Two men now face federal murder charges after their state prosecutions were sidetracked by the U.S. Supreme Court’s McGirt ruling.
Johnny Lee Arnold, 33, and Dale Eugene Warren, 64, were both charged by federal criminal complaint Wednesday with first-degree murder in Indian Country in connection with the August 2019 Craig County stabbing death of Christopher Boren, 28.
The two had been charged in state court with first-degree murder before the federal charges were filed.
The McGirt ruling, which found that the Muscogee Nation reservation had never been disestablished, means crimes involving American Indians within much of eastern Oklahoma are not the jurisdiction of the state but rather federal or tribal authorities.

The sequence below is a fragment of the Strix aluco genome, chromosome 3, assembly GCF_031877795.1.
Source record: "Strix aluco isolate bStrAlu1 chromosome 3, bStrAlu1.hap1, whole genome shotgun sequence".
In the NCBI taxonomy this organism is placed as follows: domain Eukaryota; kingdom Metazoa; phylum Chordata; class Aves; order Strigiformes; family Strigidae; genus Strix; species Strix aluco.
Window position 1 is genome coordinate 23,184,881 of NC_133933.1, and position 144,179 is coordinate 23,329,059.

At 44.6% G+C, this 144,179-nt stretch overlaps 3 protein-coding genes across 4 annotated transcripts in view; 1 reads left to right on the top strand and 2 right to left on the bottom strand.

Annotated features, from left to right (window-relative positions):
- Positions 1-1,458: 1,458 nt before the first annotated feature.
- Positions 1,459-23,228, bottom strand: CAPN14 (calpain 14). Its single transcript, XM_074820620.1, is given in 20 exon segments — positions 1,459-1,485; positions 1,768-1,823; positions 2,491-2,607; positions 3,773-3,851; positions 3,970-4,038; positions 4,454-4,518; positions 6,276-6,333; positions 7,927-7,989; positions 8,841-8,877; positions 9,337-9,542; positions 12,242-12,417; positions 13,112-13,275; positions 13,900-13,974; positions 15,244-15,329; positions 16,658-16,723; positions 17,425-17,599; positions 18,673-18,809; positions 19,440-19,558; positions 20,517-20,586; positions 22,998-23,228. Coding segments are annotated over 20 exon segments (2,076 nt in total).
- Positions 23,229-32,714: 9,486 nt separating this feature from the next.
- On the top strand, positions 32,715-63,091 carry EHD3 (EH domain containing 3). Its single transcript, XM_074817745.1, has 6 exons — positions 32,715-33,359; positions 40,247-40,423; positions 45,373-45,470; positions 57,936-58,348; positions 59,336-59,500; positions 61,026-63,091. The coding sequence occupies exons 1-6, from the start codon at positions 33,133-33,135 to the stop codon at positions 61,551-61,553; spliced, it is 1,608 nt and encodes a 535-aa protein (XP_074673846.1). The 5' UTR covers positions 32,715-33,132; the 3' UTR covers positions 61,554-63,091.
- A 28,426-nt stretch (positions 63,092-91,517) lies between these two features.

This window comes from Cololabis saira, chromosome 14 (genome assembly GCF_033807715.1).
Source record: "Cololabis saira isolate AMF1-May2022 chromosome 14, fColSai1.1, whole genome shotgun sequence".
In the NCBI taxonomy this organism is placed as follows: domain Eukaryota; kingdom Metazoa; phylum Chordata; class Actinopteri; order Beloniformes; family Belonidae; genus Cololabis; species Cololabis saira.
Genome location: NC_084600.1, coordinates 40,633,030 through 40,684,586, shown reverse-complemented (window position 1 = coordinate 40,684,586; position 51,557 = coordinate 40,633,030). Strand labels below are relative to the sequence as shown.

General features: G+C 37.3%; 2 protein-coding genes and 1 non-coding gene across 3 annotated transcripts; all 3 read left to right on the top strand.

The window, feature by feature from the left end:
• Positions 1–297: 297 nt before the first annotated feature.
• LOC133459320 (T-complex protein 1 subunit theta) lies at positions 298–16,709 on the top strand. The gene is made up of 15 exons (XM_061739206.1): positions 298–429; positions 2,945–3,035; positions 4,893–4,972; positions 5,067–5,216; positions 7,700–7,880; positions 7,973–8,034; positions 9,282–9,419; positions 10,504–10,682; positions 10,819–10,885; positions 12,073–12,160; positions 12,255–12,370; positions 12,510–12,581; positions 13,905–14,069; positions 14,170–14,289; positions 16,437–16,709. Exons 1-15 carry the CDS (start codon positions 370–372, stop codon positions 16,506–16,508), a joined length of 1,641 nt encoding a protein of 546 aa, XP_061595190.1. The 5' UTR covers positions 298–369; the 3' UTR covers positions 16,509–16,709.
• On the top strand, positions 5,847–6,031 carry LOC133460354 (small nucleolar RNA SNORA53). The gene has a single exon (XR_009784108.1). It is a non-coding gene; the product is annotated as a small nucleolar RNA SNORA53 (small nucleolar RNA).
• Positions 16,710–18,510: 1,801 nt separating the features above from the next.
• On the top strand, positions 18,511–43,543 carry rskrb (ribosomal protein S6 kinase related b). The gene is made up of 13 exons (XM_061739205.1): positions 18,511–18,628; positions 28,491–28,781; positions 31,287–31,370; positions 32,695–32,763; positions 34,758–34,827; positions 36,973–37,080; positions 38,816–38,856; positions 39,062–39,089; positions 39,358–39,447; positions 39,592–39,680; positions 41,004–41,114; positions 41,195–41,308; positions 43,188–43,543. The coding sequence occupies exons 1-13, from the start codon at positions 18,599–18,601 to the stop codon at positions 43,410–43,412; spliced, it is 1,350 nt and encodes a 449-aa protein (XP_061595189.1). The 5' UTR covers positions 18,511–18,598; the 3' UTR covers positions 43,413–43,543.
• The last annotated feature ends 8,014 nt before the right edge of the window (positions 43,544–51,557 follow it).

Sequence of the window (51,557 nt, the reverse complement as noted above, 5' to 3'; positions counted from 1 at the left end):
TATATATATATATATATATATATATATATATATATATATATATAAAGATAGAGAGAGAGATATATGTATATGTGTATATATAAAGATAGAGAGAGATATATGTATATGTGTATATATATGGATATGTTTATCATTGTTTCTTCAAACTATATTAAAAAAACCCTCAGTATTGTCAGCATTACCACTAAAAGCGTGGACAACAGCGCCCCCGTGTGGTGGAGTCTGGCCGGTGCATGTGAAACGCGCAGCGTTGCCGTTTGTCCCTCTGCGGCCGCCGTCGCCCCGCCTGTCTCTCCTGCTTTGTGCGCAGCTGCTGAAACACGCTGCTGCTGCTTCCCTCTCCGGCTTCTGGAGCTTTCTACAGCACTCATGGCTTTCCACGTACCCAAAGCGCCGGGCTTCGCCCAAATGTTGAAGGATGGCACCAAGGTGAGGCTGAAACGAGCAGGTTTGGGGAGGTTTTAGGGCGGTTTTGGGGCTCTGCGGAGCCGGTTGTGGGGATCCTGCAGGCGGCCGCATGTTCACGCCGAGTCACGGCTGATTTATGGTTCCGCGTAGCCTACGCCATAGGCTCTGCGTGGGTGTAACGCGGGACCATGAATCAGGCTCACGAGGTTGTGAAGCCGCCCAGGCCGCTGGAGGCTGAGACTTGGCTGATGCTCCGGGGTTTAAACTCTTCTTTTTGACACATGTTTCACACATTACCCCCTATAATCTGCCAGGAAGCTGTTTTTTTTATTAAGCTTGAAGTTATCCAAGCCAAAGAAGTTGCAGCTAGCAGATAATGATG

Boren was a member of the Cherokee Nation, according to the complaint.
Since the Supreme Court ruling last summer, federal and tribal officials have kept busy filing charges against individuals whose cases were dismissed in state court due to the ruling.
Boren’s body was found Aug. 12, 2019, west of Ketchum and north of Pensacola just north of the Mayes County line, according to Tulsa World archives.
Arnold and Warren were arrested about two weeks after Boren’s body was discovered.
The criminal complaint alleges that Arnold stabbed Boren with a knife near where his body was later found.
“Arnold continued to stab Boren in the side and back,” the complaint says. “Boren ran from Arnold and Arnold chased Boren up the road. Arnold returned to the truck and Boren was left on the side of the road.”
An affidavit submitted in support of an arrest warrant for Warren notes that he changed his story at least once while being questioned about the murder.
Warren claimed that he yelled at the other two men at some point to stop fighting. He claimed that he later tried to call the authorities but that the phone at his home was dead.